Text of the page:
Is Neil deGrasse Tyson Confused About Objective Truths?

From Twitter:

You don’t need to be a scientist to know Earth’s age or that life evolved. You just need be one who embraces objective truths.

When I read stuff like this, my heart sinks, especially when it comes from a scientist. Isn’t it sad? Despite the fact that the official age of the Earth and practically every scientific “fact” has bowed to new discoveries, here we have a scientist implying that *NOW* we can be sure. The problem is, Neil’s comment suggests he is unaware of the most elementary observation a scientific-minded critical thinker can make: How many “objective” truths of the past are in the scientific dustbin of the present?

I’m with Neil, in a sense: I embrace objective truths. I just think it’s unscientific and irresponsible to imply that today’s “age of the Earth” is among them. Haven’t we learned from the past?

Think critically, people. Question all self-proclaimed experts.

A Message To The Uber-Rationalist

I’ve noticed this thing where uber-rational people judge others as “irrational” based exclusively on whether or not the belief in question has **unassailable scientific evidence. When the uber-rationalist makes that move, they misapply a legitimate but isolated truth-criterion without consideration for the full context in which the “irrational” person holds their belief. I say “misapply” because I generally disfavor a myopic approach to reality and I believe truth is best demonstrated through multiple criteria.

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Science Works (When It’s Not Failing)

DISCLAIMER—to say a claim is “inaccurate” is not the same as saying the claim is “false.” I fear that if I don’t include this disclaimer, those prone to twisting things around will show up in droves, accusing me of denigrating science. Should you be tempted to respond, please keep things in scope and pay attention to what I actually say, not your reaction to what I actually say!

*******

The inaccurate polemic that “science works” has reared it’s ugly, cherrypicked head again, this time, in a most expected place. As one might reasonably infer whenever somebody uses the pejorative “bitch” in their argument, I feel fairly safe in my assumption that the juvenile maker of this remark hasn’t seen this article from Scientific American, or any other pertinent articles for that matter.

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The James Randi Foundation On Eusapia Palladino: Can Standards Get Any Lower?

I often chuckle at the lengths some skeptics stoop to in order to preserve their confirmation bias. On Eusapia Palladino, the James Randi Foundation writes:

Born in southern Italy, spirit medium Palladino was accepted by many scientists, particularly those like Charles Richet and Schrenck-Notzing, who were devout believers in all spiritualistic claims. She specialized in levitation of tables.

A cantankerous, vain, difficult person, she became an international celebrity, and sometimes sat for tests, though she was often caught cheating on these occasions and on other non-controlled sittings as well. The prominent investigator Hereward Carrington (né Hubert Lavington, 1880-1958) brought her to America, became her manager, and took her on tour. In America she continued to be caught cheating, and Carrington came to the conclusion that she sometimes cheated (when she was caught), but that the rest of her performance (when she was not caught) was genuine.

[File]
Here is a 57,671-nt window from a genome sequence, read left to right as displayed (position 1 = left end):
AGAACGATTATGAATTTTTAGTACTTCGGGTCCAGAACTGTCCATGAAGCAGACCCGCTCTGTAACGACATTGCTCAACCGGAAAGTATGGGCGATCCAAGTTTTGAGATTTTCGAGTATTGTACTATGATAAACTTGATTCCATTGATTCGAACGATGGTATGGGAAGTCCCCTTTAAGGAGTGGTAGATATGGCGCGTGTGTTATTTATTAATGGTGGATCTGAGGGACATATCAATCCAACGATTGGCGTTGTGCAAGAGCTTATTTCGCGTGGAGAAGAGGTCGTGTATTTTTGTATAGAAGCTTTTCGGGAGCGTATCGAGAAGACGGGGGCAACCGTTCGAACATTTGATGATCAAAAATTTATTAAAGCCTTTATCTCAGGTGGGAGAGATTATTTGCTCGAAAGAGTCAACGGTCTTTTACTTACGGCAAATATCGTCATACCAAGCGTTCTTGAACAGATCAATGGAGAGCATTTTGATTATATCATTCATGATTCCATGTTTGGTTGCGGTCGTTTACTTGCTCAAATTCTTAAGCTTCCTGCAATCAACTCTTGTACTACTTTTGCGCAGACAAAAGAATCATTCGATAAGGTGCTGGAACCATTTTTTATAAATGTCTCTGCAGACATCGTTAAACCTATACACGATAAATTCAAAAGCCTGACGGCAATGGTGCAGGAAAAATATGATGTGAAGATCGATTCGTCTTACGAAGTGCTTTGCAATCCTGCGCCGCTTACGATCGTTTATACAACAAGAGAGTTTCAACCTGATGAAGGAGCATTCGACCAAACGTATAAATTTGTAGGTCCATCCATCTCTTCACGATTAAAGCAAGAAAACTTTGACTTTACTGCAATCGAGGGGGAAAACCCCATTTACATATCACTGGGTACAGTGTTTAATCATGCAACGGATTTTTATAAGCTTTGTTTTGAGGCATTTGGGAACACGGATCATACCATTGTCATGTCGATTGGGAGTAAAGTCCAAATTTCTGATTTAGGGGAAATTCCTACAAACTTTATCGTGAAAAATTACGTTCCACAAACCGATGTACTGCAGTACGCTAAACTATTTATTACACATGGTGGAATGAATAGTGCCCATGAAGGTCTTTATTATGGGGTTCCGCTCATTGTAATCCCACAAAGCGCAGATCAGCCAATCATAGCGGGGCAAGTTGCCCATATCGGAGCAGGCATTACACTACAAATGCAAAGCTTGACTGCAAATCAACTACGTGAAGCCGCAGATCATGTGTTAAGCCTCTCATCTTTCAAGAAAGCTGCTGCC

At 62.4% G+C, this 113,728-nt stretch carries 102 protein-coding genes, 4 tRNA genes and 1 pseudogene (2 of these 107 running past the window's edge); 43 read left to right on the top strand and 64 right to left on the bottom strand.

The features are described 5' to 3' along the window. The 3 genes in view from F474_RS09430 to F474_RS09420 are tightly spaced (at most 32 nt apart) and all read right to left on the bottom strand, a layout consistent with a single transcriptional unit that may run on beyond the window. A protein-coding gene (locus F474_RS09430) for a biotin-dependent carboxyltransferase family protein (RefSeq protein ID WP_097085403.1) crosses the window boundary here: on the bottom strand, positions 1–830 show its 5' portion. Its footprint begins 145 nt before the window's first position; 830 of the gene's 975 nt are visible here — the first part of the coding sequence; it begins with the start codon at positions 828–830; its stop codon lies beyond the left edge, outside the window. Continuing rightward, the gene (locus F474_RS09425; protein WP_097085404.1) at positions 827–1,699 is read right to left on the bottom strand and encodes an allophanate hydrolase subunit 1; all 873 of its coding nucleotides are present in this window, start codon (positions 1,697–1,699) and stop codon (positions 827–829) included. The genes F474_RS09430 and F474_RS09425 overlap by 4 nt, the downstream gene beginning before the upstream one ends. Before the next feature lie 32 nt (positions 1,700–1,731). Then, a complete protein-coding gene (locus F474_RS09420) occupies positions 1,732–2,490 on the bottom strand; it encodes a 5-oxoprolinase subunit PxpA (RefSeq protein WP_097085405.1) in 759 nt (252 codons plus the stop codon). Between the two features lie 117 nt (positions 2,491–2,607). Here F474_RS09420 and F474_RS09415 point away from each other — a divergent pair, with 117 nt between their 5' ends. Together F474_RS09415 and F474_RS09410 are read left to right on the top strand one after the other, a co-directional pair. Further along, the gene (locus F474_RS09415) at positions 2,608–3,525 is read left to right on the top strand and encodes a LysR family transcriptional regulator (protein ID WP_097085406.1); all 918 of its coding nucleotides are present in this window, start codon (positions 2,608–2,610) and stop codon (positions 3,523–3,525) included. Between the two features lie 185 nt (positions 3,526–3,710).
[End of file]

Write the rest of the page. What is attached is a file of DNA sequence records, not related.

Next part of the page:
Part of her success was probably due to her petulant attitude, which she used to discourage proper examination of her performances. As with others in her trade, she needed to control the circumstances around her and managed to do so very effectively, throwing temper tantrums and walking out of tests when things were not to her liking. She was also noted among investigators for her seeming lack of acquaintance with soap-and-water, being the source of a heavy variety of unpleasant body odors, especially in the closed séance room. She provided her examiners with plentiful reasons to regret having taken on such a formidable woman.

In spite of all this, and her repeated exposures, Carrington remained thoroughly convinced for the rest of his life that Palladino was genuinely in touch with Summerland.

Really? Really?? The article lists no author, only a link to Randi’s book, so I’m going to presume Randi wrote the article. If I’m wrong, let me know and I’ll correct this.

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What Is Evidence? Proof Of God’s Existence, 7

I’ve fallen behind in my responses to jim’s series Proof of God’s Existence, but that’s okay. In fact, I’d say it’s even preferred. After all, his series is a thought experiment, which means the more we think about it, the more mental heavy lifting we’re doing. Mental heavy lifting is a good thing.

Although Scene 4: The Newspaper is pretty short, volumes could be written in response to it, especially the opening paragraph:

What is evidence? What does someone mean when they say there’s ‘no evidence’ for any particular claim? Is a claim, itself, evidence all on it’s own? Can something be rightly called evidence one day, and not the next? Is evidence automatically strengthened on the basis of multiple claimants?
jim, Reason vs. Apologetics

Those are definitely meaningful questions, but I must confess to a certain sense of mixed emotion when I hear jim ask them. On the one hand, I believe (a)theists should ask them. In fact, I’d say if (a)theists want to get anywhere in their discussions, they’re obligated to start from common ground. Otherwise, without firmly cemented goalposts that clarify what is and is not acceptable as evidence, (a)theist discussion often descends into an unproductive shell game.

On the other hand, both jim and other atheists have sharply criticized me for similar inquiry, which makes this newfound interest in it seem a little backhanded. After all, I’ve asked jim and countless other atheists these same exact questions, only to be met with accusations of sophistry and insult!